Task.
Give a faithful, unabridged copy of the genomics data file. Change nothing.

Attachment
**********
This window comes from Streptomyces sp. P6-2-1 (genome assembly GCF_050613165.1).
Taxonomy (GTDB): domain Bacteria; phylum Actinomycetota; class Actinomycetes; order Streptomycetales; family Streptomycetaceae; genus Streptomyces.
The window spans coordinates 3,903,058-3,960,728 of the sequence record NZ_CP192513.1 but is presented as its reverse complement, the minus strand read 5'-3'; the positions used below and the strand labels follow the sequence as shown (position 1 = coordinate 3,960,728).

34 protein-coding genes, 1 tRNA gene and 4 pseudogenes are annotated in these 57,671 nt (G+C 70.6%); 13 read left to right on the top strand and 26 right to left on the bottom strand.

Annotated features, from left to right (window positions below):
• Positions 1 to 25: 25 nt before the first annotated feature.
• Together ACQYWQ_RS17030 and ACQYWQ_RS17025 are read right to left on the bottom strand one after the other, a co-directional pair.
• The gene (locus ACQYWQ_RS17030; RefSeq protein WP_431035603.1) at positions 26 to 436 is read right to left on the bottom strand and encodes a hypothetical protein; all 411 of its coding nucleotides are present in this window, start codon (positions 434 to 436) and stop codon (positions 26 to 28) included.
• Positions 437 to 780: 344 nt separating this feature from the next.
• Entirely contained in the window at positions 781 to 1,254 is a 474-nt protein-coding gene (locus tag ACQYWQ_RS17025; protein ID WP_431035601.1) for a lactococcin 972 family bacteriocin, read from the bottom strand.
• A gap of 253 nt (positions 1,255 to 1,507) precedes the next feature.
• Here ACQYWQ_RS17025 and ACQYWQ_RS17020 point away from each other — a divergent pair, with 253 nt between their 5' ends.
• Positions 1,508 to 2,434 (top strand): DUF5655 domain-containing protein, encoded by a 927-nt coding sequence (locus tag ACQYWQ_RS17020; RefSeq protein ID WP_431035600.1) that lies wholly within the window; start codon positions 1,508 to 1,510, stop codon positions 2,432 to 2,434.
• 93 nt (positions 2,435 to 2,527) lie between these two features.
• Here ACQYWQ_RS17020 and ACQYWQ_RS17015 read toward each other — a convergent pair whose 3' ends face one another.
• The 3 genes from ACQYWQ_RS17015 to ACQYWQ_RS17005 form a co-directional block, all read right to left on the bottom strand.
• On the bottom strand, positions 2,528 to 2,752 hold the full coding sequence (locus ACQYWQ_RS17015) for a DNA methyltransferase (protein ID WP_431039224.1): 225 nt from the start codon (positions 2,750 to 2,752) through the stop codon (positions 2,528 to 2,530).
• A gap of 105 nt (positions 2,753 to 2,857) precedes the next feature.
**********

This window comes from Streptomyces sp. P6-2-1 (genome assembly GCF_050613165.1).
Taxonomy (GTDB): domain Bacteria; phylum Actinomycetota; class Actinomycetes; order Streptomycetales; family Streptomycetaceae; genus Streptomyces.
The window spans coordinates 3,903,058-3,960,728 of the sequence record NZ_CP192513.1 but is presented as its reverse complement, the minus strand read 5'-3'; the positions used below and the strand labels follow the sequence as shown (position 1 = coordinate 3,960,728).

34 protein-coding genes, 1 tRNA gene and 4 pseudogenes are annotated in these 57,671 nt (G+C 70.6%); 13 read left to right on the top strand and 26 right to left on the bottom strand.

Annotated features, from left to right (window positions below):
• Positions 1 to 25: 25 nt before the first annotated feature.
• Together ACQYWQ_RS17030 and ACQYWQ_RS17025 are read right to left on the bottom strand one after the other, a co-directional pair.
• The gene (locus ACQYWQ_RS17030; RefSeq protein WP_431035603.1) at positions 26 to 436 is read right to left on the bottom strand and encodes a hypothetical protein; all 411 of its coding nucleotides are present in this window, start codon (positions 434 to 436) and stop codon (positions 26 to 28) included.
• Positions 437 to 780: 344 nt separating this feature from the next.
• Entirely contained in the window at positions 781 to 1,254 is a 474-nt protein-coding gene (locus tag ACQYWQ_RS17025; protein ID WP_431035601.1) for a lactococcin 972 family bacteriocin, read from the bottom strand.
• A gap of 253 nt (positions 1,255 to 1,507) precedes the next feature.
• Here ACQYWQ_RS17025 and ACQYWQ_RS17020 point away from each other — a divergent pair, with 253 nt between their 5' ends.
• Positions 1,508 to 2,434 (top strand): DUF5655 domain-containing protein, encoded by a 927-nt coding sequence (locus tag ACQYWQ_RS17020; RefSeq protein ID WP_431035600.1) that lies wholly within the window; start codon positions 1,508 to 1,510, stop codon positions 2,432 to 2,434.
• 93 nt (positions 2,435 to 2,527) lie between these two features.
• Here ACQYWQ_RS17020 and ACQYWQ_RS17015 read toward each other — a convergent pair whose 3' ends face one another.
• The 3 genes from ACQYWQ_RS17015 to ACQYWQ_RS17005 form a co-directional block, all read right to left on the bottom strand.
• On the bottom strand, positions 2,528 to 2,752 hold the full coding sequence (locus ACQYWQ_RS17015) for a DNA methyltransferase (protein ID WP_431039224.1): 225 nt from the start codon (positions 2,750 to 2,752) through the stop codon (positions 2,528 to 2,530).
• A gap of 105 nt (positions 2,753 to 2,857) precedes the next feature.